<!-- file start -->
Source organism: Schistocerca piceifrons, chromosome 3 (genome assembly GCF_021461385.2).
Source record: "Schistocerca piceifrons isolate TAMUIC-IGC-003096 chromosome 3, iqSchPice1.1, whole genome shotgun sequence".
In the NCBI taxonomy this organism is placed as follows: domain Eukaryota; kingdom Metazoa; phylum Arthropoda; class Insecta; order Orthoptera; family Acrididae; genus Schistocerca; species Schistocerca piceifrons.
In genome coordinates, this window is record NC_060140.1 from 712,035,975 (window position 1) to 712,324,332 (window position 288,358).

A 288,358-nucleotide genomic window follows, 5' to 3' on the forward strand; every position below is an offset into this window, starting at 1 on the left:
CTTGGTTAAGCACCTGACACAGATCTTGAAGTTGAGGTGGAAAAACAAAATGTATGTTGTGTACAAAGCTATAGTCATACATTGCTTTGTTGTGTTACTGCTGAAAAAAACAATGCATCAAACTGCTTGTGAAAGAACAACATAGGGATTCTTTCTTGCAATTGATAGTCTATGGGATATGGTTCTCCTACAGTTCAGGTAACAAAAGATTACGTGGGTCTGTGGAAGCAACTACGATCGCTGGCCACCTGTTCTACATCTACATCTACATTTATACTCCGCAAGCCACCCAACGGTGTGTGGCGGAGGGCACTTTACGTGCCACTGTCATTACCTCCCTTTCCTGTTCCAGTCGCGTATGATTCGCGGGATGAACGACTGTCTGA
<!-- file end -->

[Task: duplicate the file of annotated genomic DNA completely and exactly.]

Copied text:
Source organism: Schistocerca piceifrons, chromosome 3 (genome assembly GCF_021461385.2).
Source record: "Schistocerca piceifrons isolate TAMUIC-IGC-003096 chromosome 3, iqSchPice1.1, whole genome shotgun sequence".
In the NCBI taxonomy this organism is placed as follows: domain Eukaryota; kingdom Metazoa; phylum Arthropoda; class Insecta; order Orthoptera; family Acrididae; genus Schistocerca; species Schistocerca piceifrons.
In genome coordinates, this window is record NC_060140.1 from 712,035,975 (window position 1) to 712,324,332 (window position 288,358).

A 288,358-nucleotide genomic window follows, 5' to 3' on the forward strand; every position below is an offset into this window, starting at 1 on the left:
CTTGGTTAAGCACCTGACACAGATCTTGAAGTTGAGGTGGAAAAACAAAATGTATGTTGTGTACAAAGCTATAGTCATACATTGCTTTGTTGTGTTACTGCTGAAAAAAACAATGCATCAAACTGCTTGTGAAAGAACAACATAGGGATTCTTTCTTGCAATTGATAGTCTATGGGATATGGTTCTCCTACAGTTCAGGTAACAAAAGATTACGTGGGTCTGTGGAAGCAACTACGATCGCTGGCCACCTGTTCTACATCTACATCTACATTTATACTCCGCAAGCCACCCAACGGTGTGTGGCGGAGGGCACTTTACGTGCCACTGTCATTACCTCCCTTTCCTGTTCCAGTCGCGTATGATTCGCGGGATGAACGACTGTCTGA